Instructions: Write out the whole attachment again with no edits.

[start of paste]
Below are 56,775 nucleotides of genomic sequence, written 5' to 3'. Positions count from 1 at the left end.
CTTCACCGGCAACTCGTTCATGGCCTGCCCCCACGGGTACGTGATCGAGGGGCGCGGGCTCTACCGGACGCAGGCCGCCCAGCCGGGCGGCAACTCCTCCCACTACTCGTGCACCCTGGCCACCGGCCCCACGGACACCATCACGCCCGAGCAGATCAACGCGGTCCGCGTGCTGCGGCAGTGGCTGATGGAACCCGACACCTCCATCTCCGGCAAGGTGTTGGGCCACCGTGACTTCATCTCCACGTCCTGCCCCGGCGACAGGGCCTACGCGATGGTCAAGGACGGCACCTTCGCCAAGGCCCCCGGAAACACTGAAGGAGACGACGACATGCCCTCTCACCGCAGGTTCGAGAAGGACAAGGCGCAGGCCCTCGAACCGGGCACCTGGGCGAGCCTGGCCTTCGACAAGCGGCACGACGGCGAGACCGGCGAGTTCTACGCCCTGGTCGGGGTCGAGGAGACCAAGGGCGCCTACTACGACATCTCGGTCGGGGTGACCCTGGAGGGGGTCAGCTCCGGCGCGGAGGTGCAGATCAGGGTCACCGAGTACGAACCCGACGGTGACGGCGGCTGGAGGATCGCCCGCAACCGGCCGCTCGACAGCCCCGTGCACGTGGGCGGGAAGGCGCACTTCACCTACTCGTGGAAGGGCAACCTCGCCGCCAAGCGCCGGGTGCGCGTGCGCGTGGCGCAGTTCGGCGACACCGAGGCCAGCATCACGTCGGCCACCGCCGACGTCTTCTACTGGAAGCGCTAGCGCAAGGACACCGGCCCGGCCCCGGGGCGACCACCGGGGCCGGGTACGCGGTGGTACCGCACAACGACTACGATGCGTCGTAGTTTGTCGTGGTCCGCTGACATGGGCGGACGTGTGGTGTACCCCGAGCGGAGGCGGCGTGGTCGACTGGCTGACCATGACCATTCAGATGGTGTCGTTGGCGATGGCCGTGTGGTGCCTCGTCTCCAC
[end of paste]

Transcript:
Below are 56,775 nucleotides of genomic sequence, written 5' to 3'. Positions count from 1 at the left end.
CTTCACCGGCAACTCGTTCATGGCCTGCCCCCACGGGTACGTGATCGAGGGGCGCGGGCTCTACCGGACGCAGGCCGCCCAGCCGGGCGGCAACTCCTCCCACTACTCGTGCACCCTGGCCACCGGCCCCACGGACACCATCACGCCCGAGCAGATCAACGCGGTCCGCGTGCTGCGGCAGTGGCTGATGGAACCCGACACCTCCATCTCCGGCAAGGTGTTGGGCCACCGTGACTTCATCTCCACGTCCTGCCCCGGCGACAGGGCCTACGCGATGGTCAAGGACGGCACCTTCGCCAAGGCCCCCGGAAACACTGAAGGAGACGACGACATGCCCTCTCACCGCAGGTTCGAGAAGGACAAGGCGCAGGCCCTCGAACCGGGCACCTGGGCGAGCCTGGCCTTCGACAAGCGGCACGACGGCGAGACCGGCGAGTTCTACGCCCTGGTCGGGGTCGAGGAGACCAAGGGCGCCTACTACGACATCTCGGTCGGGGTGACCCTGGAGGGGGTCAGCTCCGGCGCGGAGGTGCAGATCAGGGTCACCGAGTACGAACCCGACGGTGACGGCGGCTGGAGGATCGCCCGCAACCGGCCGCTCGACAGCCCCGTGCACGTGGGCGGGAAGGCGCACTTCACCTACTCGTGGAAGGGCAACCTCGCCGCCAAGCGCCGGGTGCGCGTGCGCGTGGCGCAGTTCGGCGACACCGAGGCCAGCATCACGTCGGCCACCGCCGACGTCTTCTACTGGAAGCGCTAGCGCAAGGACACCGGCCCGGCCCCGGGGCGACCACCGGGGCCGGGTACGCGGTGGTACCGCACAACGACTACGATGCGTCGTAGTTTGTCGTGGTCCGCTGACATGGGCGGACGTGTGGTGTACCCCGAGCGGAGGCGGCGTGGTCGACTGGCTGACCATGACCATTCAGATGGTGTCGTTGGCGATGGCCGTGTGGTGCCTCGTCTCCAC